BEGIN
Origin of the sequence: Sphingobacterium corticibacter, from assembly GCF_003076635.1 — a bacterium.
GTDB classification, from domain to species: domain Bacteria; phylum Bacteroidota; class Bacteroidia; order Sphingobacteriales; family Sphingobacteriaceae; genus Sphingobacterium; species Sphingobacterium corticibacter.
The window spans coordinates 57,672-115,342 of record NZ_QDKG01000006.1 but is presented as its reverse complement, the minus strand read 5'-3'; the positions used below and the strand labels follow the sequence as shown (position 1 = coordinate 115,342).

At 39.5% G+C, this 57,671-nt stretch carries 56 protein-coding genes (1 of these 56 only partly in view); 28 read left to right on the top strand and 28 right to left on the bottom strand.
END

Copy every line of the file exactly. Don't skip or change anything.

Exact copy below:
Origin of the sequence: Sphingobacterium corticibacter, from assembly GCF_003076635.1 — a bacterium.
GTDB classification, from domain to species: domain Bacteria; phylum Bacteroidota; class Bacteroidia; order Sphingobacteriales; family Sphingobacteriaceae; genus Sphingobacterium; species Sphingobacterium corticibacter.
The window spans coordinates 57,672-115,342 of record NZ_QDKG01000006.1 but is presented as its reverse complement, the minus strand read 5'-3'; the positions used below and the strand labels follow the sequence as shown (position 1 = coordinate 115,342).

At 39.5% G+C, this 57,671-nt stretch carries 56 protein-coding genes (1 of these 56 only partly in view); 28 read left to right on the top strand and 28 right to left on the bottom strand.